13. 13.

    Xu, M. et al. Intermolecular failure of L-type Ca2+ channel and ryanodine receptor signaling in hypertrophy. PLoS Biol 5, e21, https://doi.org/10.1371/journal.pbio.0050021 (2007).

  14. 14.

    Wei, S. et al. T-tubule remodeling during transition from hypertrophy to heart failure. Circ Res 107, 520–531, https://doi.org/10.1161/CIRCRESAHA.109.212324 (2010).

  15. 15.

    Minamisawa, S. et al. Junctophilin type 2 is associated with caveolin-3 and is down-regulated in the hypertrophic and dilated cardiomyopathies. Biochem Biophys Res Commun 325, 852–856, https://doi.org/10.1016/j.bbrc.2004.10.107 (2004).

  16. 16.

    Landstrom, A. P. et al. Junctophilin-2 expression silencing causes cardiocyte hypertrophy and abnormal intracellular calcium-handling. Circ Heart Fail 4, 214–223, https://doi.org/10.1161/CIRCHEARTFAILURE.110.958694 (2011).

  17. 17.

    Landstrom, A. P. et al. Mutations in JPH2-encoded junctophilin-2 associated with hypertrophic cardiomyopathy in humans. J Mol Cell Cardiol 42, 1026–1035, https://doi.org/10.1016/j.yjmcc.2007.04.006 (2007).

  18. 18.

    Quick, A. P. et al. Novel junctophilin-2 mutation A405S is associated with basal septal hypertrophy and diastolic dysfunction. JACC Basic Transl Sci 2, 56–67, https://doi.org/10.1016/j.jacbts.2016.11.004 (2017).

  19. 19.

    Sabater-Molina, M. et al. Mutation in JPH2 cause dilated cardiomyopathy. Clin Genet 90, 468–469, https://doi.org/10.1111/cge.12825 (2016).

  20. 20.

    Vanninen, S. U. M. et al. Heterozygous junctophilin-2 (JPH2) p.(Thr161Lys) is a monogenic cause for HCM with heart failure. PLoS One 13, e0203422, https://doi.org/10.1371/journal.pone.0203422 (2018).

  21. 21.

    Scott, E. M. et al. Characterization of Greater Middle Eastern genetic variation for enhanced disease gene discovery. Nat Genet 48, 1071–1076, https://doi.org/10.1038/ng.3592 (2016).

  22. 22.

    Al-Gazali, L., Hamamy, H. & Al-Arrayad, S. Genetic disorders in the Arab world. BMJ 333, 831–834, https://doi.org/10.1136/bmj.38982.704931.AE (2006).

  23. 23.

    Sheffield, V. C., Stone, E. M. & Carmi, R. Use of isolated inbred human populations for identification of disease genes. Trends Genet 14, 391–396 (1998).

  24. 24.

    Lek, M. et al. Analysis of protein-coding genetic variation in 60,706 humans. Nature 536, 285–291, https://doi.org/10.1038/nature19057 (2016).

  25. 25.

    Akbari, M. et al. In ASHG Annual Meeting (Orlando, FL, USA, 2017).

  26. 26.

    Landstrom, A. P. et al. Interpreting Incidentally Identified Variants in Genes Associated With Catecholaminergic Polymorphic Ventricular Tachycardia in a Large Cohort of Clinical Whole-Exome Genetic Test Referrals. Circulation. Arrhythmia and electrophysiology 10, https://doi.org/10.1161/CIRCEP.116.004742 (2017).

  27. 27.

    Yang, Y. et al. Molecular findings among patients referred for clinical whole-exome sequencing. JAMA 312, 1870–1879, https://doi.org/10.1001/jama.2014.14601 (2014).

  28. 28.

    Green, R. C. et al. ACMG recommendations for reporting of incidental findings in clinical exome and genome sequencing. Genet Med 15, 565–574, https://doi.org/10.1038/gim.2013.73 (2013).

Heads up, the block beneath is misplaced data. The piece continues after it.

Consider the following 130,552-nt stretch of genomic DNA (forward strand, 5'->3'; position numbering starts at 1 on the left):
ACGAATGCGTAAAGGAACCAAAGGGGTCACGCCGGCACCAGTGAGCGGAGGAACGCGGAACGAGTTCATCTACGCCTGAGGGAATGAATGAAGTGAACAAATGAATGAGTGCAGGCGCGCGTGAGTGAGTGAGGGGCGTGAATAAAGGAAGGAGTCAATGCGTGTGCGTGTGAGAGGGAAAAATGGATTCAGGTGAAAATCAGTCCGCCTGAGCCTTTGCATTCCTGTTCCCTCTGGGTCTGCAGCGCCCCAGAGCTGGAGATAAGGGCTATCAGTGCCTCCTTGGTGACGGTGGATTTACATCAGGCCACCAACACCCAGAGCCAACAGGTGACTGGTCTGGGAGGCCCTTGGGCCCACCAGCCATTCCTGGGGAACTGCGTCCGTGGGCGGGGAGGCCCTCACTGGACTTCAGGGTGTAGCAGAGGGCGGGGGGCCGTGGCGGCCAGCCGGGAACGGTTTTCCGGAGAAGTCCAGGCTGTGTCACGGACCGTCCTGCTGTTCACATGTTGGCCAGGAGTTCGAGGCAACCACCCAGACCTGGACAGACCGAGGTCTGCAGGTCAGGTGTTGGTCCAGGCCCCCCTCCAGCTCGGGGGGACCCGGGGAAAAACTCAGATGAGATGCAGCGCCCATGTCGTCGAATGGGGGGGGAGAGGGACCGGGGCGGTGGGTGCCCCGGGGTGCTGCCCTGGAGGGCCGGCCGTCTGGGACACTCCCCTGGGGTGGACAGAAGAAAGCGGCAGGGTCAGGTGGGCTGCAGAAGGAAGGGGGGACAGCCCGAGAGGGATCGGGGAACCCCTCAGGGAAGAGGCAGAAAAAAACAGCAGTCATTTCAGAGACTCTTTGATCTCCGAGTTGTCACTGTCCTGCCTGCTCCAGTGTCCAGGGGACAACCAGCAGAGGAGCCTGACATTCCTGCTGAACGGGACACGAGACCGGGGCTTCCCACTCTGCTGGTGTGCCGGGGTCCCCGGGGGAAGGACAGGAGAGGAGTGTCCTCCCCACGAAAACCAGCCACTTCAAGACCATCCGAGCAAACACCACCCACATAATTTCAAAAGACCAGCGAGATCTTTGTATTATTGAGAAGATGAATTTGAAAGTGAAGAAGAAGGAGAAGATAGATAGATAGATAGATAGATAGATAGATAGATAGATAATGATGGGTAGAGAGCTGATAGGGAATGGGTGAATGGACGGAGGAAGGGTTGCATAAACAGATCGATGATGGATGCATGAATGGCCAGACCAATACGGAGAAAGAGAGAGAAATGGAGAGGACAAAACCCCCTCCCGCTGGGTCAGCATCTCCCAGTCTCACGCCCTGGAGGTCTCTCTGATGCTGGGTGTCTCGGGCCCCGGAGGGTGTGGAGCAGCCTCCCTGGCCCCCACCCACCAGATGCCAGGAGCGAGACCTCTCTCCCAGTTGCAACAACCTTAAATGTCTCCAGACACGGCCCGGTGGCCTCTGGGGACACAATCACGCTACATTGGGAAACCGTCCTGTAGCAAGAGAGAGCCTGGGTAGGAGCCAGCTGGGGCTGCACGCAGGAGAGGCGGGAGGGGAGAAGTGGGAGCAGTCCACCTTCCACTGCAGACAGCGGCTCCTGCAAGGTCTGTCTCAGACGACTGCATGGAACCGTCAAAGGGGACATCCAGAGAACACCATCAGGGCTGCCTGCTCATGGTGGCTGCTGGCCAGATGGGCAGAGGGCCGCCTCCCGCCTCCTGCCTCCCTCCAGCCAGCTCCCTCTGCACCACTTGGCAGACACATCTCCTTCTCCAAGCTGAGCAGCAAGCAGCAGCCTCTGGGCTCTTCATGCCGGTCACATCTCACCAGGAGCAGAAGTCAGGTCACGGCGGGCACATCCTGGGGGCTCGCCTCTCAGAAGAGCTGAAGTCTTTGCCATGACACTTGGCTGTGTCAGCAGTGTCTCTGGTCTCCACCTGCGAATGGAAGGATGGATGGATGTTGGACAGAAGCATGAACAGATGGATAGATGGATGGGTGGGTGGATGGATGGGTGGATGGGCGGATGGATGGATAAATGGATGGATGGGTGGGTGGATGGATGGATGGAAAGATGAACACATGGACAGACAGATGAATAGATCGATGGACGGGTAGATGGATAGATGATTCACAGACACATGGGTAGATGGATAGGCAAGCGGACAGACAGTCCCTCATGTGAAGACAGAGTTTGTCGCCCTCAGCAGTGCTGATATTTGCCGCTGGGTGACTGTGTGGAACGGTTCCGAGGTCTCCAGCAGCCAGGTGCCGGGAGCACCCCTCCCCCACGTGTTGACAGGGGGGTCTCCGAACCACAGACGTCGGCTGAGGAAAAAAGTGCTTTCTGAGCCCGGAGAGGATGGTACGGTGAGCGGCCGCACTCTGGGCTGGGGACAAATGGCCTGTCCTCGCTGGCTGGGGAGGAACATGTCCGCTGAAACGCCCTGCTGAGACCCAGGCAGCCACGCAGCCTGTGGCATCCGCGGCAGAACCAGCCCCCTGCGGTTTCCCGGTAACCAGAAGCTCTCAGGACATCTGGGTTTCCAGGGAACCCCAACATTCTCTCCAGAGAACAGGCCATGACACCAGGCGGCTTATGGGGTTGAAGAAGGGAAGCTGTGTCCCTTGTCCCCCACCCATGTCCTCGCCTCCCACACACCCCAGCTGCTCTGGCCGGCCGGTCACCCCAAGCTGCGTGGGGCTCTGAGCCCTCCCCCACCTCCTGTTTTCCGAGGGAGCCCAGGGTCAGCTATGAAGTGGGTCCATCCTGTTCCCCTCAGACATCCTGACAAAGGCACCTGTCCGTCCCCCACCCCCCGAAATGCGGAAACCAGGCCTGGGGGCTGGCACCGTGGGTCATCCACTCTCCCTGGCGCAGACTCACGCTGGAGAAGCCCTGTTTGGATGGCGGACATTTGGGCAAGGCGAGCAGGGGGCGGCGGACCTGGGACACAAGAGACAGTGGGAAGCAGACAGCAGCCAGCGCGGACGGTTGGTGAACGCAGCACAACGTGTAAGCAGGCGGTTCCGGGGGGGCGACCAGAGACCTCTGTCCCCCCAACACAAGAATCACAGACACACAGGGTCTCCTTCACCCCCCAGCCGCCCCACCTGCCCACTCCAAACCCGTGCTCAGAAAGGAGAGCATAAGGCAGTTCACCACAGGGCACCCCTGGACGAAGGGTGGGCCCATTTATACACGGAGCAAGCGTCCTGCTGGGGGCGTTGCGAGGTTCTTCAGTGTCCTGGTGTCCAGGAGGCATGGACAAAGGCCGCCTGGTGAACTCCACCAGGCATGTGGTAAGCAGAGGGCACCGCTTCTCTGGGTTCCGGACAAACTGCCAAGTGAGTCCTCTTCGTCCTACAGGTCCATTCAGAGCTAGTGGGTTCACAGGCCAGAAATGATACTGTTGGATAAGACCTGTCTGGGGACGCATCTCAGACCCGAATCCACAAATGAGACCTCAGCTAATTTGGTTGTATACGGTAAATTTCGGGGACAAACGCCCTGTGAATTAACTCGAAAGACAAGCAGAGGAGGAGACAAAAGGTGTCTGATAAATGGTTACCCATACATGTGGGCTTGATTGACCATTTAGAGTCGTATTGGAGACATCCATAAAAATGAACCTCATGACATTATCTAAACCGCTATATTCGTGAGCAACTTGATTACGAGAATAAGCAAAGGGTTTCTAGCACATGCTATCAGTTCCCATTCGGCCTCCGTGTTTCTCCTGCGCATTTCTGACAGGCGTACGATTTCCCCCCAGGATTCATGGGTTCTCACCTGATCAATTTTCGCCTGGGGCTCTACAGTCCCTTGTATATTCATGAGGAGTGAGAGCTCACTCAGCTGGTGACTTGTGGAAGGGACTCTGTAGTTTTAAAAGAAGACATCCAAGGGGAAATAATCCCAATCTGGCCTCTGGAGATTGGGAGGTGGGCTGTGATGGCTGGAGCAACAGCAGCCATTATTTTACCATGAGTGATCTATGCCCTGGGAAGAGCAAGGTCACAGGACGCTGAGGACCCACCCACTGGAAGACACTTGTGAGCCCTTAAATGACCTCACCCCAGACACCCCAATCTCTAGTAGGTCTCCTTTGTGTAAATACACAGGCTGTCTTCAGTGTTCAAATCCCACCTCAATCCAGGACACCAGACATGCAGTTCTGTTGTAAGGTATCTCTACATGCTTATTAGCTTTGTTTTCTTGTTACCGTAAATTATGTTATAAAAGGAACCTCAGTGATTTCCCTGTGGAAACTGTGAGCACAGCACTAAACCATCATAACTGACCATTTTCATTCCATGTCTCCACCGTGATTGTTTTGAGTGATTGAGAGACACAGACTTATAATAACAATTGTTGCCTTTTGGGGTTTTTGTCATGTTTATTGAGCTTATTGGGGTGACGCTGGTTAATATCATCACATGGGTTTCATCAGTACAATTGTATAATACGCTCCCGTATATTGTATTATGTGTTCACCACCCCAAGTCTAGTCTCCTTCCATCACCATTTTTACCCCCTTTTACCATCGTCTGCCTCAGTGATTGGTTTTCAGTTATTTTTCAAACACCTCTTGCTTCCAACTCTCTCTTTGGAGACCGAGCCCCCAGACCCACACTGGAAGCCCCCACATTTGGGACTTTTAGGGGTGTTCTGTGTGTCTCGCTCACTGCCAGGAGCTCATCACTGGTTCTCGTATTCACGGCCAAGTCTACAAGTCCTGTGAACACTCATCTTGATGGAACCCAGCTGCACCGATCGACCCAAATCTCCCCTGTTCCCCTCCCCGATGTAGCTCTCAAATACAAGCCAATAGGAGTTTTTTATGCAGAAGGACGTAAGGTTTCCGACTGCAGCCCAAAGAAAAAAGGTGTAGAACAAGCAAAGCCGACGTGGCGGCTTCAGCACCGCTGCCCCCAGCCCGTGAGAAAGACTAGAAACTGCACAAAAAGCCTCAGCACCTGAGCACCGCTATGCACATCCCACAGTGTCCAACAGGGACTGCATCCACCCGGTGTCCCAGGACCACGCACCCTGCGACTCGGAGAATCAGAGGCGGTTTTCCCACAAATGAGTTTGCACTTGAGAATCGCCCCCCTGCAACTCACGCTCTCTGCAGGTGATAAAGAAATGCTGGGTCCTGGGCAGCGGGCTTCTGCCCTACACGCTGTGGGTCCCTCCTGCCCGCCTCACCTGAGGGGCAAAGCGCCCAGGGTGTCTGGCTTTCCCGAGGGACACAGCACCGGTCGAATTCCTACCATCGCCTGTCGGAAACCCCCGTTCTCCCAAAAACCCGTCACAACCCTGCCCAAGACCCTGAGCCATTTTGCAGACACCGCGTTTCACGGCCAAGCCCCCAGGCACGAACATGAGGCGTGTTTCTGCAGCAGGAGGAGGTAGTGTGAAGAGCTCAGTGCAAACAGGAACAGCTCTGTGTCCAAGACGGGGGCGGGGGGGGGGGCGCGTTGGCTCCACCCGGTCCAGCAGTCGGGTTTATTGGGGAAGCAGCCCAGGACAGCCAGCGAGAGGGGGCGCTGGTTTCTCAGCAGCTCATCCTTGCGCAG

29. 29.

    Directors, A. B. O. ACMG policy statement: updated recommendations regarding analysis and reporting of secondary findings in clinical genome-scale sequencing. Genet Med 17, 68–69, https://doi.org/10.1038/gim.2014.151 (2015).

  30. 30.

    Landrum, M. J. et al. ClinVar: improving access to variant interpretations and supporting evidence. Nucleic Acids Res 46, D1062–D1067, https://doi.org/10.1093/nar/gkx1153 (2018).

  31. 31.

    Schaffer, A. E. et al. CLP1 founder mutation links tRNA splicing and maturation to cerebellar development and neurodegeneration. Cell 157, 651–663, https://doi.org/10.1016/j.cell.2014.03.049 (2014).

  32. 32.

    Auton, A. et al. A global reference for human genetic variation. Nature 526, 68–74, https://doi.org/10.1038/nature15393 (2015).

  33. 33.

    den Dunnen, J. T. et al. HGVS Recommendations for the Description of Sequence Variants: 2016 Update. Hum Mutat 37, 564–569, https://doi.org/10.1002/humu.22981 (2016).

  34. 34.

    Zerbino, D. R. et al. Ensembl 2018. Nucleic Acids Res 46, D754–D761, https://doi.org/10.1093/nar/gkx1098 (2018).

  35. 35.

    Dean, A., Sullivan, K. & Soe, M. OpenEpi: Open Source Epidemiologic Statistics for Public Health, version 3.01, www.OpenEpi.com (2006).

  36. 36.

    Zhang, H. B. et al. Ultrastructural uncoupling between T-tubules and sarcoplasmic reticulum in human heart failure. Cardiovasc Res 98, 269–276, https://doi.org/10.1093/cvr/cvt030 (2013).

  37. 37.

    van Oort, R. J. et al. Disrupted junctional membrane complexes and hyperactive ryanodine receptors after acute junctophilin knockdown in mice. Circulation 123, 979–988, https://doi.org/10.1161/CIRCULATIONAHA.110.006437 (2011).

  38. 38.

    Yang, Y. et al. Clinical whole-exome sequencing for the diagnosis of mendelian disorders. The New England journal of medicine 369, 1502–1511, https://doi.org/10.1056/NEJMoa1306555 (2013).

  39. 39.